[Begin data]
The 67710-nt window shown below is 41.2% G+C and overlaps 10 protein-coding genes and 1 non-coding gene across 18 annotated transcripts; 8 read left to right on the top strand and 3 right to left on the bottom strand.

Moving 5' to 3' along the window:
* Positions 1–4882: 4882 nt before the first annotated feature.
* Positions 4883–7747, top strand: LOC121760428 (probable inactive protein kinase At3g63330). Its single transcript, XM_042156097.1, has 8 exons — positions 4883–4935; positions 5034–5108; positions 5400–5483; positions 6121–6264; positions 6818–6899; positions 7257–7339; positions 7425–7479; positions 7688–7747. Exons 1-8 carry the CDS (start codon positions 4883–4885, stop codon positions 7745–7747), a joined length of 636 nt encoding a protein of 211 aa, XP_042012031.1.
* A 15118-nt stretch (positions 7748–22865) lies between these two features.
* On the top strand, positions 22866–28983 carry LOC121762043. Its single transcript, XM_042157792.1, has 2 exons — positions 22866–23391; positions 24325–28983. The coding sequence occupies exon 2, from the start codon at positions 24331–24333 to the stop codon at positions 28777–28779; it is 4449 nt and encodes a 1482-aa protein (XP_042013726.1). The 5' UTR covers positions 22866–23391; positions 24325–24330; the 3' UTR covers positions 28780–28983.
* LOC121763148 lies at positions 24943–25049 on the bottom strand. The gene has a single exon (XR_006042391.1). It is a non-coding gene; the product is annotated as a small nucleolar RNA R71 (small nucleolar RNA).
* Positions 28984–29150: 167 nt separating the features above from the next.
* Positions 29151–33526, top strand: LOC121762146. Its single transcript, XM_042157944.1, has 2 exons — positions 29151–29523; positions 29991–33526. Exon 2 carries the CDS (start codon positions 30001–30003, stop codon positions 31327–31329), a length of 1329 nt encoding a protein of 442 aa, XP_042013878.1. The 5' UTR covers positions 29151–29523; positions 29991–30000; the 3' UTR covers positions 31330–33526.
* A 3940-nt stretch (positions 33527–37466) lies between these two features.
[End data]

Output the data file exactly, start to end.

The 67710-nt window shown below is 41.2% G+C and overlaps 10 protein-coding genes and 1 non-coding gene across 18 annotated transcripts; 8 read left to right on the top strand and 3 right to left on the bottom strand.

Moving 5' to 3' along the window:
* Positions 1–4882: 4882 nt before the first annotated feature.
* Positions 4883–7747, top strand: LOC121760428 (probable inactive protein kinase At3g63330). Its single transcript, XM_042156097.1, has 8 exons — positions 4883–4935; positions 5034–5108; positions 5400–5483; positions 6121–6264; positions 6818–6899; positions 7257–7339; positions 7425–7479; positions 7688–7747. Exons 1-8 carry the CDS (start codon positions 4883–4885, stop codon positions 7745–7747), a joined length of 636 nt encoding a protein of 211 aa, XP_042012031.1.
* A 15118-nt stretch (positions 7748–22865) lies between these two features.
* On the top strand, positions 22866–28983 carry LOC121762043. Its single transcript, XM_042157792.1, has 2 exons — positions 22866–23391; positions 24325–28983. The coding sequence occupies exon 2, from the start codon at positions 24331–24333 to the stop codon at positions 28777–28779; it is 4449 nt and encodes a 1482-aa protein (XP_042013726.1). The 5' UTR covers positions 22866–23391; positions 24325–24330; the 3' UTR covers positions 28780–28983.
* LOC121763148 lies at positions 24943–25049 on the bottom strand. The gene has a single exon (XR_006042391.1). It is a non-coding gene; the product is annotated as a small nucleolar RNA R71 (small nucleolar RNA).
* Positions 28984–29150: 167 nt separating the features above from the next.
* Positions 29151–33526, top strand: LOC121762146. Its single transcript, XM_042157944.1, has 2 exons — positions 29151–29523; positions 29991–33526. Exon 2 carries the CDS (start codon positions 30001–30003, stop codon positions 31327–31329), a length of 1329 nt encoding a protein of 442 aa, XP_042013878.1. The 5' UTR covers positions 29151–29523; positions 29991–30000; the 3' UTR covers positions 31330–33526.
* A 3940-nt stretch (positions 33527–37466) lies between these two features.